Welcome to 'just old flies,' a section of methods and flies that
used-to-be. These flies were tied with the only materials
available. Long before the advent of 'modern' tying
materials, they were created and improved upon at a
far slower pace than todays modern counterparts;
limited by materials available and the
Once long gone, there existed a 'fraternity' of anglers
who felt an obligation to use only the 'standard' patterns
of the day. We hope to bring a bit of nostalgia to these pages and to
you. And sometimes what you find here will not always be
about fishing. Perhaps you will enjoy them. Perhaps you
will fish the flies. Perhaps?
Part One hundred fourty-four
By Thomas C. Duncan, Sr.
Archive of Old Flies
This salmon pattern was originated by George Blacklaws and named after
C.H. Akroyd in 1875. It represents a typical 19th century Dee River,
(Scotland) type of strip-wing fly. Traditionally fished early or late in the season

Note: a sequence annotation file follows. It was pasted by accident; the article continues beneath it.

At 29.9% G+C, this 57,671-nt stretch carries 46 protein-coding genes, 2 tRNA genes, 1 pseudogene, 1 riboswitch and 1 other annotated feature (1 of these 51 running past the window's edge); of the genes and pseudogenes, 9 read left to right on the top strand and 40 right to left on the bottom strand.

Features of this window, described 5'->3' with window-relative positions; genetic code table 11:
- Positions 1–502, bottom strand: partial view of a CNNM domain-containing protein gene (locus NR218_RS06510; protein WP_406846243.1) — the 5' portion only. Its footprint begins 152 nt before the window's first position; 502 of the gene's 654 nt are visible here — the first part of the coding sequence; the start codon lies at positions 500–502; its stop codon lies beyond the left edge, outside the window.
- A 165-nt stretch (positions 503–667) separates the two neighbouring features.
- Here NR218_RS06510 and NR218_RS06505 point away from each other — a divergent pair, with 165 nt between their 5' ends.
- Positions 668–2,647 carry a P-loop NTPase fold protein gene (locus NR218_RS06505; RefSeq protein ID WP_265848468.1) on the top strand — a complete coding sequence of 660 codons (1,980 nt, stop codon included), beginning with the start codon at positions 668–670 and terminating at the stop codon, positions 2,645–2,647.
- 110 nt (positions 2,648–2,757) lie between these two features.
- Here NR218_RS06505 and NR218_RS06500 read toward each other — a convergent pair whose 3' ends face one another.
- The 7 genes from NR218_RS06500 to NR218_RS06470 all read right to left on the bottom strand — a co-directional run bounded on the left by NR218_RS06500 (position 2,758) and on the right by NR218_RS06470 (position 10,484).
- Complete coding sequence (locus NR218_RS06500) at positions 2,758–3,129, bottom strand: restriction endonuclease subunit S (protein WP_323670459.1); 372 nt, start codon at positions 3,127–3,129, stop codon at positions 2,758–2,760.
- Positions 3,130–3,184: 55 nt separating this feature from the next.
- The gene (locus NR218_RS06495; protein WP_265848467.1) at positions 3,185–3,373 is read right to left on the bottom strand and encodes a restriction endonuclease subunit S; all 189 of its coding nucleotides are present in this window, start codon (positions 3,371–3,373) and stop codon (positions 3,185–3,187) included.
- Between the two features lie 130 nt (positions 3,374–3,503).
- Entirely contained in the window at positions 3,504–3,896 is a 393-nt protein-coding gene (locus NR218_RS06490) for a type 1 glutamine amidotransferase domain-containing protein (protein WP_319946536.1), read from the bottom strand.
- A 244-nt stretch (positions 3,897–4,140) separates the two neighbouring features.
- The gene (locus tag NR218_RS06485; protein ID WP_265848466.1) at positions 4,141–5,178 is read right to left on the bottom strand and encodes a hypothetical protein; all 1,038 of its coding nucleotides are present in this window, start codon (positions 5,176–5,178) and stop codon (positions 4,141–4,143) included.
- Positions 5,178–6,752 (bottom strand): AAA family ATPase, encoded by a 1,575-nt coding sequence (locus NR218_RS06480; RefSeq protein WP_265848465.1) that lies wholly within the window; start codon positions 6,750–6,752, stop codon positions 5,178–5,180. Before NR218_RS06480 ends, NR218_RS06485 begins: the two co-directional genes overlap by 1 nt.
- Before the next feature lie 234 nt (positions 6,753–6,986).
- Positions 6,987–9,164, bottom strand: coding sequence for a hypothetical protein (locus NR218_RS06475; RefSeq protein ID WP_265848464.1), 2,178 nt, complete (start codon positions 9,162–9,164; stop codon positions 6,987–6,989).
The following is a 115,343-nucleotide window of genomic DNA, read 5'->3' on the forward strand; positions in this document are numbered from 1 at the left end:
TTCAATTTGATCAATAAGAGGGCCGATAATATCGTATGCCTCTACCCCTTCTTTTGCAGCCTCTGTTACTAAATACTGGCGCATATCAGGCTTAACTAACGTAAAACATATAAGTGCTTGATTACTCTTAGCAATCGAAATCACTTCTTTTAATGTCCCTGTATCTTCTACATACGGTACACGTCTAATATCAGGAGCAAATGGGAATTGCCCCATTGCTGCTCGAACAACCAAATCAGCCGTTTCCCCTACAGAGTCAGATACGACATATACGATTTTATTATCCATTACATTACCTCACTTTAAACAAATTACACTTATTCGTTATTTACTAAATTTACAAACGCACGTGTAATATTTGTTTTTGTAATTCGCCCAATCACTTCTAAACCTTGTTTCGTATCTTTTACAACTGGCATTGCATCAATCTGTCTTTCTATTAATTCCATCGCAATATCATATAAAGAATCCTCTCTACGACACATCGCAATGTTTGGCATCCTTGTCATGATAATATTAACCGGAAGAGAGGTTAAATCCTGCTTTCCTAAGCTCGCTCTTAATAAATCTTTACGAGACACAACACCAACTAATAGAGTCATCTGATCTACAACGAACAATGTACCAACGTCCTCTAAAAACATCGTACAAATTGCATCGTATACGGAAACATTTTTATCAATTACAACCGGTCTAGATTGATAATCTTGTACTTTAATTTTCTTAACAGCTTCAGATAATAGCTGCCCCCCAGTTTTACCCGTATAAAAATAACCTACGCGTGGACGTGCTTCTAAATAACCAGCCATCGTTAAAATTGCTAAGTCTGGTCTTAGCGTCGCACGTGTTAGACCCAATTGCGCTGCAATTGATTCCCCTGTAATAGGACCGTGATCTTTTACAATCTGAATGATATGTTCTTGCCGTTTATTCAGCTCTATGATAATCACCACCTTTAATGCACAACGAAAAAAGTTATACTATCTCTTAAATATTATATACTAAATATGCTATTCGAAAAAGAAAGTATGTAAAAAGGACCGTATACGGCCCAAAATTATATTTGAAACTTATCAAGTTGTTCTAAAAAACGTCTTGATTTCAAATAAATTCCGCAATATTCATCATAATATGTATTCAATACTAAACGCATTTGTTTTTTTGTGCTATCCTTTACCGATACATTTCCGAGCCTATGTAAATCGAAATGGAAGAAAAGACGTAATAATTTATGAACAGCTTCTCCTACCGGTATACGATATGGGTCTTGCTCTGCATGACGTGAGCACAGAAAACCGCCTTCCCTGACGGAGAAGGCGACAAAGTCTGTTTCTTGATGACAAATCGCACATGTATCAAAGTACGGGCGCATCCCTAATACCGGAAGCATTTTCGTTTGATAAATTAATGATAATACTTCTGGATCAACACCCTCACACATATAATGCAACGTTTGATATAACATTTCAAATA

when rivers are high or cold, it has found a home on North American
waters as well. ~ Thomas C. Duncan, Sr.
Hook: Partridge Bartleet.
Tag: Flat Silver tinsel.
Tail: Golden pheasant crest feather with tippet veiling.
Body: Rear half yellow dubbing, fore half black silk.
Rib: Oval silver tinsel
Hackle: Yellow hackle palmered over rear half of body,
Heron (substitute) palmered spey-style over fore half.
Wing: Cinnamon turkey (substituted here).
Cheeks: Jungle Cock eyes, set drooping.
Orginator: George Blacklaws.
Intended Use: Dee-style fly for Atlantic Salmon.
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